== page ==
These symptoms usually resolve within a few days, but if they don’t, ensure you get in touch with your healthcare provider. Furthermore, chemicals in tea, coffee, and raw fish can interfere with thiamin and lead to a deficiency.
Vitamin B1 (thiamin) is a water-soluble vitamin freely found in the diet of most people. This vitamin is important in energy production in the body, and studies have shown that it can also help reduce the frequency and severity of migraine attacks. While there is a need for more studies before experts can make any definitive medical claim about thiamin, initial results are promising.
Thiamin is also crucial in managing chronic inflammation, heart conditions, and depression. Although thiamin supplements are common in stores, it is essential to consult with your healthcare provider before commencing supplement use.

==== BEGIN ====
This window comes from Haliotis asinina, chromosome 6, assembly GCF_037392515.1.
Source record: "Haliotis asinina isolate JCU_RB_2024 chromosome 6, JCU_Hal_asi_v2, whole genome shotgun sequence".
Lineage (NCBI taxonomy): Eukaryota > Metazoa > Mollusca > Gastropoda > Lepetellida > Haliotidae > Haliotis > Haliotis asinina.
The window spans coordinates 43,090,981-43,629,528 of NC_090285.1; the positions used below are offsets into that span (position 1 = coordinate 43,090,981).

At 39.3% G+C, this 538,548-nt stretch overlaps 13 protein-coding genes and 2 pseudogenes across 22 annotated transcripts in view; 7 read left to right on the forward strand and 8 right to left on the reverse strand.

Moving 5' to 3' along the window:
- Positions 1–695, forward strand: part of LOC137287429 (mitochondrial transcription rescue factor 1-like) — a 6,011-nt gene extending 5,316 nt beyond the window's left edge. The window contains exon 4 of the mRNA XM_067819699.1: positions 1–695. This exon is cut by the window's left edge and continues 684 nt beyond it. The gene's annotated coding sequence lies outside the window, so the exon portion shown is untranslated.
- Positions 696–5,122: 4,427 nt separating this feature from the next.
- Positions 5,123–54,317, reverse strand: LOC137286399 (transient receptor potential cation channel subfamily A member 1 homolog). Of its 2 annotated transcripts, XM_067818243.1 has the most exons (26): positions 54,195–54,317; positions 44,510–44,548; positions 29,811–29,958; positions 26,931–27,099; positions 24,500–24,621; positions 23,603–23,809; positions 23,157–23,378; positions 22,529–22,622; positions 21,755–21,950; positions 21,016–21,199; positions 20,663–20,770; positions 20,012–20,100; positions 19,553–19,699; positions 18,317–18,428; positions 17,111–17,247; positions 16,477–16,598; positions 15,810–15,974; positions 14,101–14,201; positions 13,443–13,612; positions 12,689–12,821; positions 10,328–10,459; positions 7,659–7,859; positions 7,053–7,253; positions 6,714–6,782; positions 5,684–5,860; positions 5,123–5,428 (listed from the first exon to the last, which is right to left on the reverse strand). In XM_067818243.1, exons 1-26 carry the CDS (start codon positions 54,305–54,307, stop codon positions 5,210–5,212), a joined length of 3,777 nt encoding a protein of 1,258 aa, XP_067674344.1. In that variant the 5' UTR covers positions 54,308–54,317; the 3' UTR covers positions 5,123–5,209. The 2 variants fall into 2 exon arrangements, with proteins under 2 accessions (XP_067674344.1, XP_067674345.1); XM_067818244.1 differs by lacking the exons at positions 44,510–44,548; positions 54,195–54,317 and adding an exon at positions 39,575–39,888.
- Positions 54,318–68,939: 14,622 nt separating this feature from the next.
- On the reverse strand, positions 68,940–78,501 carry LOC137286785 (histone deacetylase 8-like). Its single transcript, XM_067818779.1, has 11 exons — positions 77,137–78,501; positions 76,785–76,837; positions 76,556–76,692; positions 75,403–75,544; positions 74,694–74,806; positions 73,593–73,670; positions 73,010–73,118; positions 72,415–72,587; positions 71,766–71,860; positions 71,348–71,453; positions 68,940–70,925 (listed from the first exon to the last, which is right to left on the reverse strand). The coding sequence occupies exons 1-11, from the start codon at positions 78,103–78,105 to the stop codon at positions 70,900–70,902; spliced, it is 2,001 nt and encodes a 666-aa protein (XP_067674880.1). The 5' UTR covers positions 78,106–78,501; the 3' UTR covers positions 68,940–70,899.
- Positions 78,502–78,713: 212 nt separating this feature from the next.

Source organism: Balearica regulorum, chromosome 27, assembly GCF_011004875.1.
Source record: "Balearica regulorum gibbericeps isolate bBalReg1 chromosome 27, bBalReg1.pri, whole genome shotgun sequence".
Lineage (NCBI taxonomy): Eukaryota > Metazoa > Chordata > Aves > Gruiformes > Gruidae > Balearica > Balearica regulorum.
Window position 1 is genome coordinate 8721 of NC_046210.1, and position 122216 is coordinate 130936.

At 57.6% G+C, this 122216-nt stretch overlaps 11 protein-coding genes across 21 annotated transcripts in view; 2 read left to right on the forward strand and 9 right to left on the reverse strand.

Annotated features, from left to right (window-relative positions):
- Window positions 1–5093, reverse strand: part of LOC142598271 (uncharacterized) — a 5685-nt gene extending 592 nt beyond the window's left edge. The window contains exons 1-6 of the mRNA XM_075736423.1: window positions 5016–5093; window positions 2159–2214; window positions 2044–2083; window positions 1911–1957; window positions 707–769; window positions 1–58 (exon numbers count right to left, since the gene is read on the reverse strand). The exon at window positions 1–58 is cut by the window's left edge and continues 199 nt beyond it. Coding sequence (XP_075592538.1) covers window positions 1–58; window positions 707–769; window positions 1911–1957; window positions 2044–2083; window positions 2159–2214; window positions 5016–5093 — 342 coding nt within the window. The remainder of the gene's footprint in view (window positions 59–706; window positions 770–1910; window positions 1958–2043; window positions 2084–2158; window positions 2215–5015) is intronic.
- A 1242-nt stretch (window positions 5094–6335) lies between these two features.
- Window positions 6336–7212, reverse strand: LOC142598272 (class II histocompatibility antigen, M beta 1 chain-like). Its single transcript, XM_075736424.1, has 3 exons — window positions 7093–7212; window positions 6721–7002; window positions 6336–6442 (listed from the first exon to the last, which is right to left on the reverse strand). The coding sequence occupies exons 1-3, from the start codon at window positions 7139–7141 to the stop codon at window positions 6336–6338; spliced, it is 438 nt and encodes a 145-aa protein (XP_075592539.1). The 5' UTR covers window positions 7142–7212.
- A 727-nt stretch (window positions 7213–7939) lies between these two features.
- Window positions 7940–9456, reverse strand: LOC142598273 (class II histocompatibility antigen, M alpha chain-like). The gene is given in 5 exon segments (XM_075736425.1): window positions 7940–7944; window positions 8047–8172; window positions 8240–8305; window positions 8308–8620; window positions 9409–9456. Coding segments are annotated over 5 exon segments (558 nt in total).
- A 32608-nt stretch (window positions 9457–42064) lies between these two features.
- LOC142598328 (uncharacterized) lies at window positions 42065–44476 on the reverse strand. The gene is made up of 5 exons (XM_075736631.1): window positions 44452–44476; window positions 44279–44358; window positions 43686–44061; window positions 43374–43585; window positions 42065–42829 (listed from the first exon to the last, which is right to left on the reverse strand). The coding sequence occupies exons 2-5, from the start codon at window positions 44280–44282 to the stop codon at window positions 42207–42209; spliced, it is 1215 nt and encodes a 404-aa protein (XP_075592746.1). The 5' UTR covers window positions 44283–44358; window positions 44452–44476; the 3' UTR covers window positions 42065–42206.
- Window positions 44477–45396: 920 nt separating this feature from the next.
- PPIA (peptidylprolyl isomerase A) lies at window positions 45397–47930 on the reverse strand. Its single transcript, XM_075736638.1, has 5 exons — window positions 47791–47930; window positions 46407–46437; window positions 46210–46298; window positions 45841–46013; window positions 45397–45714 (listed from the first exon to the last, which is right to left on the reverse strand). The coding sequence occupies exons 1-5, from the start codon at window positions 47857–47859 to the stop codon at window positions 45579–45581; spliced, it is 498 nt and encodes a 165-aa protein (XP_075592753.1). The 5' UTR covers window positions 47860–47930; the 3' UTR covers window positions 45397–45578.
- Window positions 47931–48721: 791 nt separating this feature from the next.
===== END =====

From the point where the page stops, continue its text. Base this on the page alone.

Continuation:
For more information about the uses of this vitamin and other ways to prevent migraines, the team at Dr. Lam Coaching can help. We offer a free, no-obligation phone consultation at +1 (626) 571-1234 where we will privately discuss your symptoms and various options. You can also send us a question through our Ask The Doctor system by clicking here.
Vitamin B1 is a generally safe and well-tolerated vitamin for anyone over 12. In fact, an excess of the vitamin will not harm adults or even children. However, below age 12, this vitamin supplement should only be given at the recommendation of your child's doctor.